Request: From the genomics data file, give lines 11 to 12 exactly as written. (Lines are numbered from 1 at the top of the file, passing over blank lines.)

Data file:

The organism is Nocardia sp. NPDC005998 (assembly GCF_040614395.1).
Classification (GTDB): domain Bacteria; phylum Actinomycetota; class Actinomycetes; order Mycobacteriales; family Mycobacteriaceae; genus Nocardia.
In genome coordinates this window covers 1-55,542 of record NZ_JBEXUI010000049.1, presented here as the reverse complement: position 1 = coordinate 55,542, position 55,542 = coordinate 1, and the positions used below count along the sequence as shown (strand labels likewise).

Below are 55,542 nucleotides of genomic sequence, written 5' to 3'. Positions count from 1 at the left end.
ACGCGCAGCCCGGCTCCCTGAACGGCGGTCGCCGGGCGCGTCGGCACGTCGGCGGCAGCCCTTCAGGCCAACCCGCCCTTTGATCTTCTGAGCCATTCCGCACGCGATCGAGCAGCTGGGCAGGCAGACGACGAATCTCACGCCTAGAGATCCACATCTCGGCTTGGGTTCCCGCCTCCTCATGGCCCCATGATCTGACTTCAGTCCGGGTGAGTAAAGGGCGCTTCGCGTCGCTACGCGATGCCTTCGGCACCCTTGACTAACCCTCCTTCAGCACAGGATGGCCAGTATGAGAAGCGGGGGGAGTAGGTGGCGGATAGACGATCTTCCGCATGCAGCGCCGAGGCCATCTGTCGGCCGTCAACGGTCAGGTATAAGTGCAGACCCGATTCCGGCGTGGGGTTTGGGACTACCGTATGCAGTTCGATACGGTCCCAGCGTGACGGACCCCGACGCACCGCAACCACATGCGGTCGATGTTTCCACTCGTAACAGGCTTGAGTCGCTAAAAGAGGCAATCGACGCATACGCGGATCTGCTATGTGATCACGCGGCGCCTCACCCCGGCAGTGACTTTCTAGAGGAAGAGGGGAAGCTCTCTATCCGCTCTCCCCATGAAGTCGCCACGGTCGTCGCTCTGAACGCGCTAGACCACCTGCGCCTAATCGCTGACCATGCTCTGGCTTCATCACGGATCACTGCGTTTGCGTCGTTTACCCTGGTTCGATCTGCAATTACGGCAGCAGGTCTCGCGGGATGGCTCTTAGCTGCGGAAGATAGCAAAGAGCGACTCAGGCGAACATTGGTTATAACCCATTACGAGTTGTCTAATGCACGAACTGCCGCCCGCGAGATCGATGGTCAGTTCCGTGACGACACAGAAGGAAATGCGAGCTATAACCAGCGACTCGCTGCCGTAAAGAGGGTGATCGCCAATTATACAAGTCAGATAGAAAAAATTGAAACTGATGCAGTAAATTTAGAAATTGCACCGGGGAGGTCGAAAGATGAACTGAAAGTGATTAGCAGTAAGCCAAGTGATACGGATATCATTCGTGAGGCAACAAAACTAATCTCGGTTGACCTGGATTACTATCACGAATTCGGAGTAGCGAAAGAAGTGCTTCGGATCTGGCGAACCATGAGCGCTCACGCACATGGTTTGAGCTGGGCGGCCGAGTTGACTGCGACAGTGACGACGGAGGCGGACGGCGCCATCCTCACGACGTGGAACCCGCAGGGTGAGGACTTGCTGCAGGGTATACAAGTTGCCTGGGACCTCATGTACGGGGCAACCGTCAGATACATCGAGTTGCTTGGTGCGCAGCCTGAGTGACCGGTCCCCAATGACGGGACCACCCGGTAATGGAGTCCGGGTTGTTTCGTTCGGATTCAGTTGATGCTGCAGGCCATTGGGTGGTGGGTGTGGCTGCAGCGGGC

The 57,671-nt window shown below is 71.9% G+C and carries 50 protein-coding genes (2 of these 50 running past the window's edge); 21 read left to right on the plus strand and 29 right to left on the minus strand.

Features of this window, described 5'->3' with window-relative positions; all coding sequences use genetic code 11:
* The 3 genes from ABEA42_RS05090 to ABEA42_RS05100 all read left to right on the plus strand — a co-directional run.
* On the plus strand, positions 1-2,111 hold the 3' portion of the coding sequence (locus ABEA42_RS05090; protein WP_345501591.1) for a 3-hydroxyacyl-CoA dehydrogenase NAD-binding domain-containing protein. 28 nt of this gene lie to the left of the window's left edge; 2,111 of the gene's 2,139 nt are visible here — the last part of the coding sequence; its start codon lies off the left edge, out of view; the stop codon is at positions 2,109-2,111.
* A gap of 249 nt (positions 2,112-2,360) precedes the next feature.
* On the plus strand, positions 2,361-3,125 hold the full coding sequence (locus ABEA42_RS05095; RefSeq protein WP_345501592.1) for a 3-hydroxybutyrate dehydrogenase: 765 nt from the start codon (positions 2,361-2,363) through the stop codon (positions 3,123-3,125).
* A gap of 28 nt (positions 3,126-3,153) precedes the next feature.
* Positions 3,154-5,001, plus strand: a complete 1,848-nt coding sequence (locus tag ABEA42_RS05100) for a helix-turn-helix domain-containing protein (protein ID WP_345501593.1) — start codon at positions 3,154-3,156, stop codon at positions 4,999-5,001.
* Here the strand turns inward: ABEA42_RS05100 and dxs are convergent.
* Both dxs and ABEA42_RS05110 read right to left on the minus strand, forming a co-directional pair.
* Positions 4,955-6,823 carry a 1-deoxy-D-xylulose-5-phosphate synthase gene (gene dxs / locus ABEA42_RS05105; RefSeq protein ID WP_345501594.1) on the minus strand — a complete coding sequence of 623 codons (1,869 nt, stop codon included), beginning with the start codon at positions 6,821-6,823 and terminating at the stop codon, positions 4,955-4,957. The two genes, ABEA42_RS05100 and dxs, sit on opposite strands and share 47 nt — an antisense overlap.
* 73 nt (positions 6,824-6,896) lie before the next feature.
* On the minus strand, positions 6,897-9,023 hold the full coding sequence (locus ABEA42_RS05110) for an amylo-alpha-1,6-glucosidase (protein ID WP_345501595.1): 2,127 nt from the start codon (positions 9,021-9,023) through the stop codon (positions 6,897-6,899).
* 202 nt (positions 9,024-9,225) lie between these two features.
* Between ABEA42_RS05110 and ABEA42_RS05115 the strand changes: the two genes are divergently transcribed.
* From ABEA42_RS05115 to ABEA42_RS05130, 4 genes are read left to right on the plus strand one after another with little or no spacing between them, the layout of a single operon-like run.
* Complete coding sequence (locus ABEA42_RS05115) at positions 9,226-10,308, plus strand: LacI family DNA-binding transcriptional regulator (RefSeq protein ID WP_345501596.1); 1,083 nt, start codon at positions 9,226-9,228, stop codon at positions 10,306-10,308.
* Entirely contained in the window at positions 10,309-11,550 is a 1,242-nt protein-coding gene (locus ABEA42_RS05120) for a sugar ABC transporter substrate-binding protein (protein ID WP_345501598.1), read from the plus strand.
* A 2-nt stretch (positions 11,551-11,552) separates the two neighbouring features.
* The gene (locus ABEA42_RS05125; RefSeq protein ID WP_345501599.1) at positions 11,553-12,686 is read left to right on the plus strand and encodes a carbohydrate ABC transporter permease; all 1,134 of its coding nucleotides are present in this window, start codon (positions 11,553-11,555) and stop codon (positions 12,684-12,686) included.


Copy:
* On the plus strand, positions 2,361-3,125 hold the full coding sequence (locus ABEA42_RS05095; RefSeq protein WP_345501592.1) for a 3-hydroxybutyrate dehydrogenase: 765 nt from the start codon (positions 2,361-2,363) through the stop codon (positions 3,123-3,125).
* A gap of 28 nt (positions 3,126-3,153) precedes the next feature.